MEA praises New York authorities for returning 157 antiques to India

The list includes a 1.5-meter bas relief panel of Revanta (a Hindu deity) in sandstone (made in the 10th CE), an 8.5-cm Natraj figure from the 12th CE, and 56 terracotta pieces, among others.

The US has returned a total of 157 artefacts and antiques to India which had been smuggled from the country over the years. The antiques were officially handed over to Prime Minister Narendra Modi during his visit to the United States last week which concluded on September 25. 

An official statement issued by the Prime Minister’s Office (PMO), after Modi’s return to the country, said both leaders had “committed to strengthening efforts to combat theft, illicit trade and trafficking of cultural objects” during the meeting.

“The endeavour embodies continuous efforts by the Modi government to bring back our antiquities & artefacts from across the world,” the PMO statement said.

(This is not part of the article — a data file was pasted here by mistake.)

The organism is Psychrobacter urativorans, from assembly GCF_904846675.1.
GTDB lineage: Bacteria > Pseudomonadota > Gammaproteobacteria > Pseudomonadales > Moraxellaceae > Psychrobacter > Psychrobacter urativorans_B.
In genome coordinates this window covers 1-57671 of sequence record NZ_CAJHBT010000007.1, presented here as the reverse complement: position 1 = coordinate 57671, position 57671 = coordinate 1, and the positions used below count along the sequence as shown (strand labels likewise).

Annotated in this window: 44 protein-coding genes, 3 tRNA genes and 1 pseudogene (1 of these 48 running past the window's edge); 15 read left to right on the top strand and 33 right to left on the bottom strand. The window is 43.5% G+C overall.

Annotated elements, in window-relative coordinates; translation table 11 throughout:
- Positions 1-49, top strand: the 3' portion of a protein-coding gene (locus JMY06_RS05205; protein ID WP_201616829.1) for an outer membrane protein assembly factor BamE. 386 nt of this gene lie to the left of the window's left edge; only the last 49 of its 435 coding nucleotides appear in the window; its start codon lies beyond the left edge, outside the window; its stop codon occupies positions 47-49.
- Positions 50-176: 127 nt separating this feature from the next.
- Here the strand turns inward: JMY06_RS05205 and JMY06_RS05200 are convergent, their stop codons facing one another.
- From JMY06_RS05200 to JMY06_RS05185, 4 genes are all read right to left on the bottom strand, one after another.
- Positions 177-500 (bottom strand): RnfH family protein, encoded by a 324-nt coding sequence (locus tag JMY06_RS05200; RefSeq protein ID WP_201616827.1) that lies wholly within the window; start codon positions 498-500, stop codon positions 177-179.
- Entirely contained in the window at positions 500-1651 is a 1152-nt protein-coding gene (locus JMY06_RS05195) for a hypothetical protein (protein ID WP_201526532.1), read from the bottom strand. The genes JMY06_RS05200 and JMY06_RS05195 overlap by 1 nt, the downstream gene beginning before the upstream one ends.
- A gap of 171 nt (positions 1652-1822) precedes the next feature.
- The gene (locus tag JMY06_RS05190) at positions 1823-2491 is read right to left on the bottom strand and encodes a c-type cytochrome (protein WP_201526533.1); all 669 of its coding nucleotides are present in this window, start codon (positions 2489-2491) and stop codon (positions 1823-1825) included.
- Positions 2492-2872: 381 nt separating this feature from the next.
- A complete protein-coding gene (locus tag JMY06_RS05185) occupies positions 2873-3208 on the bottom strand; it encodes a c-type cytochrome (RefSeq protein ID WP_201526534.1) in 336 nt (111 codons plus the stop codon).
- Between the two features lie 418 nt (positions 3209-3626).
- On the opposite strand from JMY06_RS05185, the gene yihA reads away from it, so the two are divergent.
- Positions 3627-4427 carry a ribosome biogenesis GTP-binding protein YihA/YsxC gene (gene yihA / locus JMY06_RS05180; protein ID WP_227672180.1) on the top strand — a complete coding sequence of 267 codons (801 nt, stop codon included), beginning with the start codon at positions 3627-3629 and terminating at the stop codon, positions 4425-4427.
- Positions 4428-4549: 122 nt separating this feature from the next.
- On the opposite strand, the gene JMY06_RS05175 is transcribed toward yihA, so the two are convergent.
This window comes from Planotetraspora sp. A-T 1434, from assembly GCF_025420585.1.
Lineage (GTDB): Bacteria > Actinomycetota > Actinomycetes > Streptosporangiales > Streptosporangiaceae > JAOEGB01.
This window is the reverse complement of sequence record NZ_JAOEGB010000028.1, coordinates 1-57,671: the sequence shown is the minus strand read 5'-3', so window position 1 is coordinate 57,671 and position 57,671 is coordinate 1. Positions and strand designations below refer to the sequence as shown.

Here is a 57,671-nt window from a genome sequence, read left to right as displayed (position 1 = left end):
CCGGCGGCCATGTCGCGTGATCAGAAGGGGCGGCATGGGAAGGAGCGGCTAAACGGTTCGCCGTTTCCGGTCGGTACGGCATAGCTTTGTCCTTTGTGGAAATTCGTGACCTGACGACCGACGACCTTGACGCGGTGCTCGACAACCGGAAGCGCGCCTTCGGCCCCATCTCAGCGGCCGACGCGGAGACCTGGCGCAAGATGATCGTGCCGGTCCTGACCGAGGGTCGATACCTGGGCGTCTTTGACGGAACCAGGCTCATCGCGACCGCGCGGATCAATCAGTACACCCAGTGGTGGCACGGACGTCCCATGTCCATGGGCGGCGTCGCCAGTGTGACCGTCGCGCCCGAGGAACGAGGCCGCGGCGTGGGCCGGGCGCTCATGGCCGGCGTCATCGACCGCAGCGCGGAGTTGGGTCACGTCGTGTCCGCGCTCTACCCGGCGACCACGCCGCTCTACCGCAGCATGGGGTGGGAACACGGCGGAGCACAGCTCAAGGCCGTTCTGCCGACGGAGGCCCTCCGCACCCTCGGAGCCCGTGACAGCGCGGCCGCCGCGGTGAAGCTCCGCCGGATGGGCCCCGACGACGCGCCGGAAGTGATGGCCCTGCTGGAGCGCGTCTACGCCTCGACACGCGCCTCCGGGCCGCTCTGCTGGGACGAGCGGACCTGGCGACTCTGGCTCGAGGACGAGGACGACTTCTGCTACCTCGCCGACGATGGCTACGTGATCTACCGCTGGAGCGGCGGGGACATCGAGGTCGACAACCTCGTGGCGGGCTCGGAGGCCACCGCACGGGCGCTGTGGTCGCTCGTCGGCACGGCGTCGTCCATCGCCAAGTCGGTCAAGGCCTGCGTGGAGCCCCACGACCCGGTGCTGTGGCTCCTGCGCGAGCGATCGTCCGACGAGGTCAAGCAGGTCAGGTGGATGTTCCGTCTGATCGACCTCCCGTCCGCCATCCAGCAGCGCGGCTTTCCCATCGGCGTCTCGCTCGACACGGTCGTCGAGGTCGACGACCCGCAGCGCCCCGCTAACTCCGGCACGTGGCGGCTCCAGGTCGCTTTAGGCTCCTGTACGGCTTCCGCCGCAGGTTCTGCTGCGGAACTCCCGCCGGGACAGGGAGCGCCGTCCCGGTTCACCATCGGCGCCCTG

The statement, which was released on Saturday, also expressed the Indian government gratitude towards the New York District Attorney’s Office for its “excellent support” in returning over 150 antiques to the country and commended its role in “strengthening Indo-American people-to-people ties and understanding culture through the restitution of precious artefacts.”

The news was also shared by Ministry of External Affairs (MEA) spokesperson Arindam Bagchi on September 25, who tweeted, “Homecoming of Indian treasures! 157 Indian antiquities were returned by the Government of USA to the Government of India during the visit of PM @narendramodi to USA,” celebrating the feat.

Out of the list of items handed over to the country, over half are cultural antiques, while the other half consists of religious figurines; 60 are related to Hinduism, 16 are linked to Buddhism and the rest 9 are related to Jainism, the statement further declared.

Some prominent artefacts among the list include a 1.5-metre bas relief panel of Revanta (a Hindu deity) in sandstone (made in the 10th CE), an 8.5-cm Natraj figure from the 12th CE, and 56 terracotta pieces.

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